Corruption in South Africa: The demise of a nation? New and improved strategies to combat corruption
Authors Trevor Budhram, Nicolaas Geldenhuys
Affiliations: Associate Professor, Department of Police Practice, School of Criminal Justice, Unisa; Unisa
Source: South African Journal of Criminal Justice, Volume 31 Issue 1, p. 26 – 57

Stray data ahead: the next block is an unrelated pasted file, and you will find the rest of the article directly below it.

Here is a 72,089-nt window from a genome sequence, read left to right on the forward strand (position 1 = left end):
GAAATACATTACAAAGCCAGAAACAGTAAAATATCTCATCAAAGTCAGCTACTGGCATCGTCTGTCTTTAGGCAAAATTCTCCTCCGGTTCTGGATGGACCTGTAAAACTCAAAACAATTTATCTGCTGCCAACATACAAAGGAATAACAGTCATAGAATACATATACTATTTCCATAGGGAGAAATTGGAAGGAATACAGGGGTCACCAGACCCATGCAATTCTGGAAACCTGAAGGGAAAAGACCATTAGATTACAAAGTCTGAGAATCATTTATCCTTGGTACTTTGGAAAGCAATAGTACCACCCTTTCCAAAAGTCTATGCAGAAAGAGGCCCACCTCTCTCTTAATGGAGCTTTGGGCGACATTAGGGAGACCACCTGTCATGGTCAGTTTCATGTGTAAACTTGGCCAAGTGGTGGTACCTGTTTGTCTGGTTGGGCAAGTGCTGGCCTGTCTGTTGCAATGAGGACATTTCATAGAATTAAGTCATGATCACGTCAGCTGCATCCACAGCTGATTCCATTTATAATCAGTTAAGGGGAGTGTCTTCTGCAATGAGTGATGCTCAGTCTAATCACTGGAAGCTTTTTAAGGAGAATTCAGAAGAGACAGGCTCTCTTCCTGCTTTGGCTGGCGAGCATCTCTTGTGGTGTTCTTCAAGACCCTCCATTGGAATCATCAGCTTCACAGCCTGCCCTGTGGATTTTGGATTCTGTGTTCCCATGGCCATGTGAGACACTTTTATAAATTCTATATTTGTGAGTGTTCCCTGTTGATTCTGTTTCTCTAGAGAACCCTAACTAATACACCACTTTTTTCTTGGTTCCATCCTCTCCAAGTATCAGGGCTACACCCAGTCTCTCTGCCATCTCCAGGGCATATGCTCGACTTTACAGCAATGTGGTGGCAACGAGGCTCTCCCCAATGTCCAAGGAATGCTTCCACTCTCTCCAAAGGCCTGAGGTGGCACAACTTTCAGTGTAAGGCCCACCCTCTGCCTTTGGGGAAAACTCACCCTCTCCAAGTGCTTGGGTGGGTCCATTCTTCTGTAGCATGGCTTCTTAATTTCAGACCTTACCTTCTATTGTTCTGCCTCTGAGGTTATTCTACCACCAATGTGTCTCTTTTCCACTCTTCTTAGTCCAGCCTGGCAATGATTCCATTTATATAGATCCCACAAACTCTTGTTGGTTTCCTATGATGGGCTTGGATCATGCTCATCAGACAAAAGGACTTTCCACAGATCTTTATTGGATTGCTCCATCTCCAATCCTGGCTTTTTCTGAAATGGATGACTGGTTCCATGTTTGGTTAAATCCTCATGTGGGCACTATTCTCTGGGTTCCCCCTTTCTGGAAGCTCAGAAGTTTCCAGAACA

There is little doubt about the widespread incidence of corruption in South Africa. Its effects are manifold and can culminate in state capture, where a government’s decision-making is influenced by a corrupt, politically connected lite, and political and statutory powers misused to maintain a symbiosis of self-enrichment. Corruption undermines democracy and the rule of law, leads to human rights violations, distorts markets, and facilitates and finances organised crime and terrorist activities. It is an obstacle to sustainable economic, political and social development, leads to an increase in the cost of doing business, discouraging investment and resulting in a waste of public resources. It can compromise the fabric and integrity of a country’s criminal justice system, as it ultimately weakens law enforcement efforts. Over the past two decades there have been a number of government initiatives aimed at combating corruption. However, none of these seem effective to rid South Africa of the plague of corruption, especially serious corruption at high levels in government. This paper addresses old and existing anti-corruption strategies and proposes new ones which, the authors believe, should serve to consolidate and strengthen existing anti-corruption efforts across all sectors. The authors argue for a renewed holistic anti-corruption approach, jointly driven by government and the private sector, an overhaul of the status quo and the roll-out of a new, effective anti-corruption tapestry.